Ranked: All Five ‘Indiana Jones’ Films from Worst to Best

Ranked: All Five ‘Indiana Jones’ Films from Worst to Best 

By Daniel Rester

Raiders of the Lost Ark (1981) further established Steven Spielberg as a top director, boosted Harrison Ford’s star power, and introduced audiences to one of cinema’s most celebrated characters in archeologist Indiana Jones. The globetrotter has five movies now, with Ford still taking on the role at the age of 80 in Indiana Jones and the Dial of Destiny. How do the five films stack against each other? Here’s my ranking of them from worst to best. 

5. Indiana Jones and the Kingdom of the Crystal Skull  (2008)

The entry where the series “nuked the fridge,” Indiana Jones and the Kingdom of the Crystal Skull is an overproduced and messy film in many ways. However, it also isn’t as terrible as some make it out to be. Ford is still great in the role as Indy takes on Soviet agents looking for alien artifacts, while Cate Blanchett brings some fun as one of the villains. John Hurt is also very good as Ox. The college campus chase and ant attack scenes are quite entertaining too. The visual effects, sci-fi elements, and Shia LaBeouf as Mutt do distract at times, but the adventurous spirit and craft is still there enough in Crystal Skull despite its issues. Grade B- (6.3/10)

4. Indiana Jones and the Temple of Doom  (1984)

A noisy prequel to Raiders of the Lost Ark, Indiana Jones and the Temple of Doom is a big step down from the first film. It’s still a solid enough entry though as Indy takes on a cult in India that practices black magic. Temple of Doom is a dark and intense chapter in the series (and even helped lead to the PG-13 MPAA rating with its material) but still provides plenty of enjoyable thrills, especially with the bridge climax. Willie (Kate Capshaw) is an annoying supporting heroine while Short Round (Ke Huy Quan) comes across much better as Indy’s young sidekick. Grade: B (7.3/10)

3. Indiana Jones and the Dial of Destiny  (2023)

The talented James Mangold took over directing duties for Spielberg for this fifth and most recent – and supposedly last – film in the series. Ford reclaims his famous role with skill as Indy teams up with his goddaughter Helena (Phoebe Waller-Bridge) to find a time-altering device before Nazi scientist Jurgen Voller (Mads Mikkelsen) can. Mangold does an excellent job of mimicking Spielberg with his lighting and camera angle choices. Many of the action scenes work well, with the prologue set during WWII being a highlight. Mikkelsen makes for a great villain too. Indiana Jones and the Dial of Destiny goes on a little too long and the third act doesn’t completely work, but overall it’s a satisfying conclusion for the series. Grade: B+ (8/10)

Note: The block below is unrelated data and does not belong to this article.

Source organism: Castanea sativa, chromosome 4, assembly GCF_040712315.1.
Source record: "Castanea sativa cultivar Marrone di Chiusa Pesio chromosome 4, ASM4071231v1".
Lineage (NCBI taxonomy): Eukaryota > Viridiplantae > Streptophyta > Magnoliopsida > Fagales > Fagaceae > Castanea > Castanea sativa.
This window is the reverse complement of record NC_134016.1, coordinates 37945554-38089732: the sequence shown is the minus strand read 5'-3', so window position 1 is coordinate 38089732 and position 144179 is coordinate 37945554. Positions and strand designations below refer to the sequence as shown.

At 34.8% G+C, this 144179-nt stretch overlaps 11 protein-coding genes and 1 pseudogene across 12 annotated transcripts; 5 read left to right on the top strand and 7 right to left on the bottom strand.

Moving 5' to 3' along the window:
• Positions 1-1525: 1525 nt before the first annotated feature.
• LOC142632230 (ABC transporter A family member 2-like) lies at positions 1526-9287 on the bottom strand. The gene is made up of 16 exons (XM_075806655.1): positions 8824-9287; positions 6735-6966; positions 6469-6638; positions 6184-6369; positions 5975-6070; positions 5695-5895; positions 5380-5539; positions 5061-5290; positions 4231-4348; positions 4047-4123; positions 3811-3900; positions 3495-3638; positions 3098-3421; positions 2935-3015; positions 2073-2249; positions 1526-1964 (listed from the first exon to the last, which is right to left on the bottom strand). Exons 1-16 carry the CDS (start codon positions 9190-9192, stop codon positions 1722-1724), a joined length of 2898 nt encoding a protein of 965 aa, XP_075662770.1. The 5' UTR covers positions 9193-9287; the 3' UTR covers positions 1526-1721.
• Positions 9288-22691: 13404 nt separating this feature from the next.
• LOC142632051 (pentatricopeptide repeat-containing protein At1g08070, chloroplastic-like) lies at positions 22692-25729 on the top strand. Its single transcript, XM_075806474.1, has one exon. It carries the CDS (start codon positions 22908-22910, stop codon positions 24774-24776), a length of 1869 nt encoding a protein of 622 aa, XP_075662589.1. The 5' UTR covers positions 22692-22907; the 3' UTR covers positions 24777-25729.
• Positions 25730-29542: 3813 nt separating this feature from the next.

2. Indiana Jones and the Last Crusade  (1989)

Originally meant as the finale to the series, Indiana Jones and the Last Crusade is both a large improvement over Temple of Doom and a terrific ending for the intended trilogy. It recaptures the tone of Raiders of the Lost Ark as Indiana fights Nazis searching for the Holy Grail. The sequel establishes a buddy comedy center by focusing on Indy and his father’s relationship; Sean Connery is very welcome as Henry Jones Sr. The action is frequently breathtaking, with a tank chase being a highlight, and the film also provides some strong backstory for the title character. Grade: A (9.3/10)

1. Raiders of the Lost Ark  (1981)

One of the best Hollywood blockbusters ever made, Raiders of the Lost Ark is an exciting action-adventure masterpiece from beginning to end as Indiana Jones and Marion Ravenwood (an excellent Karen Allen) take on Nazis searching for the Ark of the Covenant. Everything works here, from Ford’s introduction as the whip-cracking character to Spielberg’s meticulous staging to John Williams’ iconic music score. The opening boulder rolling scene might be the most memorable bit in a film full of rousing sequences. Raiders of the Lost Ark is often imitated but rarely matched. Grade: A+ (10/10)

Written by
Daniel Rester is a writer for the We Live Film portion of We Live Entertainment. He is a Southern Oregon University alumnus and has a Bachelor of Science degree with a double major in Communication (Film, Television, and Convergent Media) and Emerging Media and Digital Arts. He has been involved with writing and directing short films for years. Rester also won 2nd place in the Feature Screenplay Competition in the 2015 Oregon Film Awards for his screenplay "Emma Was Here," which is currently in post-production and will be Rester's feature directorial debut.

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